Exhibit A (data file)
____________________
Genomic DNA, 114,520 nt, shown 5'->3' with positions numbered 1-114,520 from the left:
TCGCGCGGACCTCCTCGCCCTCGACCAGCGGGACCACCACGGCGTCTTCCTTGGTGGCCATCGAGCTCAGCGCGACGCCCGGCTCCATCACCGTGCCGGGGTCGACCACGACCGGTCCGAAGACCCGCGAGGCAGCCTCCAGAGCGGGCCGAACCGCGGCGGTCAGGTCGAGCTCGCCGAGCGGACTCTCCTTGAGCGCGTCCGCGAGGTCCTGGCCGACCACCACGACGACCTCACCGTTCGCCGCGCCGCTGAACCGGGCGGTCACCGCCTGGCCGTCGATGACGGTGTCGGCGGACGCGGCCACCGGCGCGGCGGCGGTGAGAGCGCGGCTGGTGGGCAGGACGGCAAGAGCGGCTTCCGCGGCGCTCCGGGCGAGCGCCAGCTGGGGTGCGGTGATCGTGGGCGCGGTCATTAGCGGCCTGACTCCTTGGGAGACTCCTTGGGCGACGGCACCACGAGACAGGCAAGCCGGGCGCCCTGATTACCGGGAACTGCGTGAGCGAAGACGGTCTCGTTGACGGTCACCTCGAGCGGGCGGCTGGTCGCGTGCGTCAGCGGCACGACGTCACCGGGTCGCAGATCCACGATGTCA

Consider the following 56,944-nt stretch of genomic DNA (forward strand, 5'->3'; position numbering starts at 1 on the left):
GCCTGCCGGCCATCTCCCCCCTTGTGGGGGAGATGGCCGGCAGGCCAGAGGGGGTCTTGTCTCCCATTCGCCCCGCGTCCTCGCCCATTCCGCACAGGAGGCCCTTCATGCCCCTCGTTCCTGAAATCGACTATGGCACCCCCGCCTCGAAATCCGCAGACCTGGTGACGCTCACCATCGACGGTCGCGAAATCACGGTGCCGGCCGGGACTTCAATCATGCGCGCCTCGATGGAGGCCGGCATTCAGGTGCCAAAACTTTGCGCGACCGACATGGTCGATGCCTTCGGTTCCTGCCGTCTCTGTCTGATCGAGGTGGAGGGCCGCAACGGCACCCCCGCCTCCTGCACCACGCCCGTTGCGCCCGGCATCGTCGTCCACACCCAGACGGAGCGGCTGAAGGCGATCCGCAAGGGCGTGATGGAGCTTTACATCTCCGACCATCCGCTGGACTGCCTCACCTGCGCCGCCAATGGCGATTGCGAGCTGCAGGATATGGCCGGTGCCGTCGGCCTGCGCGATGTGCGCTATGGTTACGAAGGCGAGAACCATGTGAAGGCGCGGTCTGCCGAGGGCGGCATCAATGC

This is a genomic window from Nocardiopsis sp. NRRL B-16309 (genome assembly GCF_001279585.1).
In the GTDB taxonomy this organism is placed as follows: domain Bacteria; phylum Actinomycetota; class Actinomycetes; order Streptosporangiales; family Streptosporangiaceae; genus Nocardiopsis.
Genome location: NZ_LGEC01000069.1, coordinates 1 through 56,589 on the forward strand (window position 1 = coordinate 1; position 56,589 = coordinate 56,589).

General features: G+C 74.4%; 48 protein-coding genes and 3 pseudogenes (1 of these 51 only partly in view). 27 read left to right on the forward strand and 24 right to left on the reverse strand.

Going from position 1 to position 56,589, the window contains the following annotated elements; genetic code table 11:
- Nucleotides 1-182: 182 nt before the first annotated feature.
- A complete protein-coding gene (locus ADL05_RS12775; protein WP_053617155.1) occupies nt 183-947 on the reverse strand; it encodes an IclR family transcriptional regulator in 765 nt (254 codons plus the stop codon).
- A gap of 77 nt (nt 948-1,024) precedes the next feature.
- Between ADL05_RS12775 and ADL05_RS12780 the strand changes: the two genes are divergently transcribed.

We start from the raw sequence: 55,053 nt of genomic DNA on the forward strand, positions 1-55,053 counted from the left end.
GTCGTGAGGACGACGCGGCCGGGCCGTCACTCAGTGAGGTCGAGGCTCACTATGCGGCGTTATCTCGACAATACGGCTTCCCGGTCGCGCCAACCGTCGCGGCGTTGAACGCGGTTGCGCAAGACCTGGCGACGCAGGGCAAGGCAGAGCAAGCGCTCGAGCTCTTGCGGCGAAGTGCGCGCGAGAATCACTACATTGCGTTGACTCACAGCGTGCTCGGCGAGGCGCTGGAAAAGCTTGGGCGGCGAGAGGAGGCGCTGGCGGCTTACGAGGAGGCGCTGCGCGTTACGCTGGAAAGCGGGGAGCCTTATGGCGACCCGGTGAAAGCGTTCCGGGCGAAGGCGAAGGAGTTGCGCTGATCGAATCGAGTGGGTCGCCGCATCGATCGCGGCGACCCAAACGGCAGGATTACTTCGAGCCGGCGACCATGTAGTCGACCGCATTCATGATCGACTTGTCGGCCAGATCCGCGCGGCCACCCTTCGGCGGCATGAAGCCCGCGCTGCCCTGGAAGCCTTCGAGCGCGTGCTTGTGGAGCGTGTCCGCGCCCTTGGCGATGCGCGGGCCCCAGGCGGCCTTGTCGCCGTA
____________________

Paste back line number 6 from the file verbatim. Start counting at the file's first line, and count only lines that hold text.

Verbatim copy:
In the GTDB taxonomy this organism is placed as follows: domain Bacteria; phylum Actinomycetota; class Actinomycetes; order Streptosporangiales; family Streptosporangiaceae; genus Nocardiopsis.